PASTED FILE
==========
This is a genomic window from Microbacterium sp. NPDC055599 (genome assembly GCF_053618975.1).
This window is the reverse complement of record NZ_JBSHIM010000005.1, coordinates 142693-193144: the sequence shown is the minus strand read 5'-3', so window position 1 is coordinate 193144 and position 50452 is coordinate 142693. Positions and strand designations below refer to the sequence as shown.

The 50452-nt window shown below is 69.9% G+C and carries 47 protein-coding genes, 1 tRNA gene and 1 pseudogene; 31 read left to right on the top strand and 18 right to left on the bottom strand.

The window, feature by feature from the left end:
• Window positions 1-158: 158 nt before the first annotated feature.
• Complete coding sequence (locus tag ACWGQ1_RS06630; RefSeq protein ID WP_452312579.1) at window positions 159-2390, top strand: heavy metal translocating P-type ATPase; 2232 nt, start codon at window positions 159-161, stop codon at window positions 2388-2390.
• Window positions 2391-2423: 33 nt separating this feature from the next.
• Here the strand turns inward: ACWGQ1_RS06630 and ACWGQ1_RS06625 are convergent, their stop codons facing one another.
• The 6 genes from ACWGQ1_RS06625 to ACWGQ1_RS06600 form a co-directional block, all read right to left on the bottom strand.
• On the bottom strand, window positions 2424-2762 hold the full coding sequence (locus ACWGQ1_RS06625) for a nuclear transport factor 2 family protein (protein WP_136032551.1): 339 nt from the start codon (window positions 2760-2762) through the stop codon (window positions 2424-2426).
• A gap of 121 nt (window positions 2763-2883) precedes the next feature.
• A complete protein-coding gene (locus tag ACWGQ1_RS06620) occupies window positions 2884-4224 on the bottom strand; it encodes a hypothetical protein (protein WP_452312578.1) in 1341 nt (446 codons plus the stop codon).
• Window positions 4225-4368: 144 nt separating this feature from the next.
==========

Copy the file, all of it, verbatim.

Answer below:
This is a genomic window from Microbacterium sp. NPDC055599 (genome assembly GCF_053618975.1).
This window is the reverse complement of record NZ_JBSHIM010000005.1, coordinates 142693-193144: the sequence shown is the minus strand read 5'-3', so window position 1 is coordinate 193144 and position 50452 is coordinate 142693. Positions and strand designations below refer to the sequence as shown.

The 50452-nt window shown below is 69.9% G+C and carries 47 protein-coding genes, 1 tRNA gene and 1 pseudogene; 31 read left to right on the top strand and 18 right to left on the bottom strand.

The window, feature by feature from the left end:
• Window positions 1-158: 158 nt before the first annotated feature.
• Complete coding sequence (locus tag ACWGQ1_RS06630; RefSeq protein ID WP_452312579.1) at window positions 159-2390, top strand: heavy metal translocating P-type ATPase; 2232 nt, start codon at window positions 159-161, stop codon at window positions 2388-2390.
• Window positions 2391-2423: 33 nt separating this feature from the next.
• Here the strand turns inward: ACWGQ1_RS06630 and ACWGQ1_RS06625 are convergent, their stop codons facing one another.
• The 6 genes from ACWGQ1_RS06625 to ACWGQ1_RS06600 form a co-directional block, all read right to left on the bottom strand.
• On the bottom strand, window positions 2424-2762 hold the full coding sequence (locus ACWGQ1_RS06625) for a nuclear transport factor 2 family protein (protein WP_136032551.1): 339 nt from the start codon (window positions 2760-2762) through the stop codon (window positions 2424-2426).
• A gap of 121 nt (window positions 2763-2883) precedes the next feature.
• A complete protein-coding gene (locus tag ACWGQ1_RS06620) occupies window positions 2884-4224 on the bottom strand; it encodes a hypothetical protein (protein WP_452312578.1) in 1341 nt (446 codons plus the stop codon).
• Window positions 4225-4368: 144 nt separating this feature from the next.